Memorial Bish strawberry released by N.C. State breeders
new strawberry variety recently released for trial by growers and nurseries has been named in memory of Dr. Eric Bish, who lost his life while working as a strawberry research and extension associate at N.C. State University.
The N.C. Agricultural Research Service announced the release of the Bish strawberry, developed by Dr. Jim Ballington, professor and small fruit breeder in the Department of Horticultural Science.
Eric Bish, 30, was on his way out of town in May 2000 when he was shot and killed at a post office near campus. A popular researcher, Bish was known for his work developing a fall and winter strawberry crop that could be grown in North and South Carolina.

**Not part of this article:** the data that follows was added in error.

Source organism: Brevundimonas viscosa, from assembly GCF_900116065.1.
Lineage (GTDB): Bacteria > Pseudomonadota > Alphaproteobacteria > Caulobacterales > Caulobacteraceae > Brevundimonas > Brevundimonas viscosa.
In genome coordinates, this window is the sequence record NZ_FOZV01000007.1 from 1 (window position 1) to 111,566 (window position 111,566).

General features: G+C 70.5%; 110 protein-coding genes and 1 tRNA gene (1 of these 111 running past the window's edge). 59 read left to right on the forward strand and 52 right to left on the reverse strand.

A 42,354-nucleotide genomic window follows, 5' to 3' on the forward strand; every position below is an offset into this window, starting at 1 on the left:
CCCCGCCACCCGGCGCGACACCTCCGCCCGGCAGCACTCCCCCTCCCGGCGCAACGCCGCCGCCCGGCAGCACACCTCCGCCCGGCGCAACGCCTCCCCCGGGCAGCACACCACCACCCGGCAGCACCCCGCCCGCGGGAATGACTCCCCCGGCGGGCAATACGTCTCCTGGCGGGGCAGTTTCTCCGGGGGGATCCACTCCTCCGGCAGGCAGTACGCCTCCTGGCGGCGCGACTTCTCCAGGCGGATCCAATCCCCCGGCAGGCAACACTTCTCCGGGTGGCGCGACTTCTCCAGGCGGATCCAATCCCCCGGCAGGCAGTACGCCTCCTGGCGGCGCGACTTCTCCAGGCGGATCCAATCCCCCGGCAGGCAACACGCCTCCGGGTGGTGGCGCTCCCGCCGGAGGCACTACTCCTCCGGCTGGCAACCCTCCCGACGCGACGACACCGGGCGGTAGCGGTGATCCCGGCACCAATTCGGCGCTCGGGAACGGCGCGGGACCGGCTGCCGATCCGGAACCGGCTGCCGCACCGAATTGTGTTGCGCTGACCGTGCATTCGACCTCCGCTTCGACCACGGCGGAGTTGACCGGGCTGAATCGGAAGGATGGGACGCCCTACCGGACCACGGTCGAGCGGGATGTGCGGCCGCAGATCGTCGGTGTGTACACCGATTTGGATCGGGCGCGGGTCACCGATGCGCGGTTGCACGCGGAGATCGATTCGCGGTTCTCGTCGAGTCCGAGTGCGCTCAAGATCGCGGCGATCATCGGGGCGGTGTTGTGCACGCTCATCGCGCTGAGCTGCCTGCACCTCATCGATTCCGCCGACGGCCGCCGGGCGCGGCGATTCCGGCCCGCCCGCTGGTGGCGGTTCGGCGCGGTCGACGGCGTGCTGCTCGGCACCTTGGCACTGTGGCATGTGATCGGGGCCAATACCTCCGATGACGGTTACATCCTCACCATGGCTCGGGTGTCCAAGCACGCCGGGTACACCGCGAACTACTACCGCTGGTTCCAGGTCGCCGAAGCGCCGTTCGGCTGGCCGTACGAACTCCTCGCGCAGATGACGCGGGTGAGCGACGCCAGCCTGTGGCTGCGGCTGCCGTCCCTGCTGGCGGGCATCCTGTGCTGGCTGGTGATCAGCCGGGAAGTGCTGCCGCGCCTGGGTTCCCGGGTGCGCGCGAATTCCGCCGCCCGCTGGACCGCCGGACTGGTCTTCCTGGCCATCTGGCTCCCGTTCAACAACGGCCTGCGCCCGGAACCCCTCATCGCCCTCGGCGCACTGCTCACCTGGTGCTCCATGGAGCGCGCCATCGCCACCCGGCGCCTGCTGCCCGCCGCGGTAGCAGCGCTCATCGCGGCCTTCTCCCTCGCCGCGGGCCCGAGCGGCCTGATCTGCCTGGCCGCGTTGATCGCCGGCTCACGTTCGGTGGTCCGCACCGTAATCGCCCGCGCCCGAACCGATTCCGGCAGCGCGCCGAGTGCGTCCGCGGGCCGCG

Bish strawberry is adapted for plasticulture and significantly resistant to anthracnose. It performs satisfactorily in the piedmont and northern coastal plain, however it seems most well-adapted from the southern Appalachians north through the Mid-Atlantic states. Bish is similar in yield and fruit size to the standard plasticulture cultivar, Chandler.
For fruit characteristics, Bish was also equal to or better than Chandler for attractiveness, fruit firmness and symmetry, skin toughness and flavor. It was poorer in flesh color, though still satisfactory.
In comparison with the cultivar Camarosa, Bish had better flavor and was similar to or better in attractiveness, symmetry and skin color. Fruit size, flesh color, fruit firmness and skin toughness were satisfactory, though not as strong as for Camarosa.